Tag Archives: Epoxyworks #23

Improved Mold Strongbacks

By Tom Pawlak

Back in the 1980s, Gougeon Brothers was one of the largest producers of wind turbine blades in the US. The blades were built of wood veneer and epoxy, and varied in length from 10′ to 70′. They were built in halves and vacuum laminated in female molds built with WEST SYSTEM® Brand Epoxy. Tolerances were tight, and every aspect of the tooling was critical, from molding to assembly. If something wasn’t right when the two halves were glued together, there wasn’t much you could do to make it right later. Continue reading

Staudacher Strongbacks

By Brian Knight

Jon Staudacher, of Staudacher Hydroplanes and Aircraft, has been using a long, very flat, work table/strongback that is mounted on casters. The table was originally 32′ long, but because of space considerations, Jon has since shortened it to 20′ (Photo 1). Four rubber casters support it, one at each corner (Photo 2). Continue reading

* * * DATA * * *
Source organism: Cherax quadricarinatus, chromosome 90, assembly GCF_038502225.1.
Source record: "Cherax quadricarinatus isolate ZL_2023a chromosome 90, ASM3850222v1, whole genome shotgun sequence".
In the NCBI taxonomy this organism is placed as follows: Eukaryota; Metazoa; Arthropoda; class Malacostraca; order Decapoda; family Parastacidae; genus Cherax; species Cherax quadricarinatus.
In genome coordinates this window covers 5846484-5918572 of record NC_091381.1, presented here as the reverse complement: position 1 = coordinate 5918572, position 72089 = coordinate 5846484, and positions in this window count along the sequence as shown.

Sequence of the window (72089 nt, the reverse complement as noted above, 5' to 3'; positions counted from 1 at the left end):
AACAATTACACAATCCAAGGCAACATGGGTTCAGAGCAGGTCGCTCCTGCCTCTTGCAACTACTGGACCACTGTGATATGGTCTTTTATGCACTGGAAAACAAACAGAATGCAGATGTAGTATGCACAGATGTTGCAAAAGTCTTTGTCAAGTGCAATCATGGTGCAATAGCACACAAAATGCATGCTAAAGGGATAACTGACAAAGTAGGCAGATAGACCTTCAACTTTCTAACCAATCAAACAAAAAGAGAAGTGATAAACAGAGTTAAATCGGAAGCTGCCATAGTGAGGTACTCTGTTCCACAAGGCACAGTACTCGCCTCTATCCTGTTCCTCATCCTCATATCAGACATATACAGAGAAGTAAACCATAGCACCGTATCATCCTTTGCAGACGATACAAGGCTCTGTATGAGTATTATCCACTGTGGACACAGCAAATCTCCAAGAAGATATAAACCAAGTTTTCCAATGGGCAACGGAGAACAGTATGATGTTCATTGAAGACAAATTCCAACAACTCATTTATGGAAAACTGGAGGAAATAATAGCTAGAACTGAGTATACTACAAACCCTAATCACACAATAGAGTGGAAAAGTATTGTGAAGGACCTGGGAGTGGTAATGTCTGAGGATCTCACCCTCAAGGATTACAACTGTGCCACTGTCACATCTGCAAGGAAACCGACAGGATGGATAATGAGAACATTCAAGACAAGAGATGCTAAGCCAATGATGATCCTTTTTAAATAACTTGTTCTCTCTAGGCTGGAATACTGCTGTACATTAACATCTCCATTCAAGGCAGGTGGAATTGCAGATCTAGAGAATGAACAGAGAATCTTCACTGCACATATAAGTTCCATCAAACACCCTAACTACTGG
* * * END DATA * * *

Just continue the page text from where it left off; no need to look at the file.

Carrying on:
Big Bicuspid

Signmaker Bill Boudreau of Maria, Quebec, uses WEST SYSTEM® epoxy to build conventional laminated cedar signs. He also uses epoxy for projects that go beyond conventional signmaking—like this 15½’ guitar and an 8′ tall tooth. The monster molar was built of wood, chicken wire, insulating foam, fiberglass, and epoxy. It’s finished with polyurethane paint and has held up very well under conditions of extreme cold and a salty environment. Continue reading

Seaworthy Kayak

Building a Guillemot Kayak

BY JASON HAVEL

I am a Captain in the Air Force and was stationed in Wichita, Kansas, in October 2002 when I purchased a book about building a strip kayak. After the first chapter, I was sold. I ordered the full-size plans for the Guillemot. While on vacation in Texas, I spent about $300 on the western red cedar, purpleheart, and yellow heart, then discovered I was to deploy to Saudi Arabia. In the evenings prior to the deployment, I machined the cedar into ¼” strips and put the bead and cove on them using a router table. It was during the process of setting up my table saw that I realized how clear D-grade pine can be. I accidentally Continue reading